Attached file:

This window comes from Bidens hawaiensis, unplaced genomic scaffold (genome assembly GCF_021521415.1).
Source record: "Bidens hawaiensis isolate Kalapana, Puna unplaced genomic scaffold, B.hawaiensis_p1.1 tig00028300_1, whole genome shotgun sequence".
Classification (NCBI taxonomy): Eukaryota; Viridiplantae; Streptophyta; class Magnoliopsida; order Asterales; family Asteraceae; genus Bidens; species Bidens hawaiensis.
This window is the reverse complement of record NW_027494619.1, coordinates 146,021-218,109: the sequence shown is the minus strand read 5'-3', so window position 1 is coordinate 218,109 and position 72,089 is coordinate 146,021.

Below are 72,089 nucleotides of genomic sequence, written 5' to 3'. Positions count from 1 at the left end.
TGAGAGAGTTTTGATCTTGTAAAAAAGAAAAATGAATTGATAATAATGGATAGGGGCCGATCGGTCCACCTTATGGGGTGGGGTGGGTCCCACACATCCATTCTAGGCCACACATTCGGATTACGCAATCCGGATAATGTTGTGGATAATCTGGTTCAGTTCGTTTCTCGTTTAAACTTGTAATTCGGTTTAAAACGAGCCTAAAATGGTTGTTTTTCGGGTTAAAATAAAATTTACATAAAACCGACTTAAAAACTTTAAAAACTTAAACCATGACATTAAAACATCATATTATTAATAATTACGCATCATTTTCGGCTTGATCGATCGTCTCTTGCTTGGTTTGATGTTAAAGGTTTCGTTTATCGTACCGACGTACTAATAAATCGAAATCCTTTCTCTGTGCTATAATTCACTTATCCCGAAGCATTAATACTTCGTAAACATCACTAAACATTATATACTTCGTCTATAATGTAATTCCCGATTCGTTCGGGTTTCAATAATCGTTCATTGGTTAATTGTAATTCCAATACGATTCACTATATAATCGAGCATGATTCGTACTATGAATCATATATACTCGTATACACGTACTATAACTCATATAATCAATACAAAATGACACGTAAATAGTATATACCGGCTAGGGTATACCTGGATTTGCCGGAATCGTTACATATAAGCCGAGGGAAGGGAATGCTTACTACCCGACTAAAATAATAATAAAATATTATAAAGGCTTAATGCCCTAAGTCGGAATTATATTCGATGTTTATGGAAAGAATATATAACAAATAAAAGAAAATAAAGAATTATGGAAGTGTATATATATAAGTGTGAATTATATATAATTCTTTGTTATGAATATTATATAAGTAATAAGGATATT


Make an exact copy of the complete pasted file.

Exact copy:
This window comes from Bidens hawaiensis, unplaced genomic scaffold (genome assembly GCF_021521415.1).
Source record: "Bidens hawaiensis isolate Kalapana, Puna unplaced genomic scaffold, B.hawaiensis_p1.1 tig00028300_1, whole genome shotgun sequence".
Classification (NCBI taxonomy): Eukaryota; Viridiplantae; Streptophyta; class Magnoliopsida; order Asterales; family Asteraceae; genus Bidens; species Bidens hawaiensis.
This window is the reverse complement of record NW_027494619.1, coordinates 146,021-218,109: the sequence shown is the minus strand read 5'-3', so window position 1 is coordinate 218,109 and position 72,089 is coordinate 146,021.

Below are 72,089 nucleotides of genomic sequence, written 5' to 3'. Positions count from 1 at the left end.
TGAGAGAGTTTTGATCTTGTAAAAAAGAAAAATGAATTGATAATAATGGATAGGGGCCGATCGGTCCACCTTATGGGGTGGGGTGGGTCCCACACATCCATTCTAGGCCACACATTCGGATTACGCAATCCGGATAATGTTGTGGATAATCTGGTTCAGTTCGTTTCTCGTTTAAACTTGTAATTCGGTTTAAAACGAGCCTAAAATGGTTGTTTTTCGGGTTAAAATAAAATTTACATAAAACCGACTTAAAAACTTTAAAAACTTAAACCATGACATTAAAACATCATATTATTAATAATTACGCATCATTTTCGGCTTGATCGATCGTCTCTTGCTTGGTTTGATGTTAAAGGTTTCGTTTATCGTACCGACGTACTAATAAATCGAAATCCTTTCTCTGTGCTATAATTCACTTATCCCGAAGCATTAATACTTCGTAAACATCACTAAACATTATATACTTCGTCTATAATGTAATTCCCGATTCGTTCGGGTTTCAATAATCGTTCATTGGTTAATTGTAATTCCAATACGATTCACTATATAATCGAGCATGATTCGTACTATGAATCATATATACTCGTATACACGTACTATAACTCATATAATCAATACAAAATGACACGTAAATAGTATATACCGGCTAGGGTATACCTGGATTTGCCGGAATCGTTACATATAAGCCGAGGGAAGGGAATGCTTACTACCCGACTAAAATAATAATAAAATATTATAAAGGCTTAATGCCCTAAGTCGGAATTATATTCGATGTTTATGGAAAGAATATATAACAAATAAAAGAAAATAAAGAATTATGGAAGTGTATATATATAAGTGTGAATTATATATAATTCTTTGTTATGAATATTATATAAGTAATAAGGATATT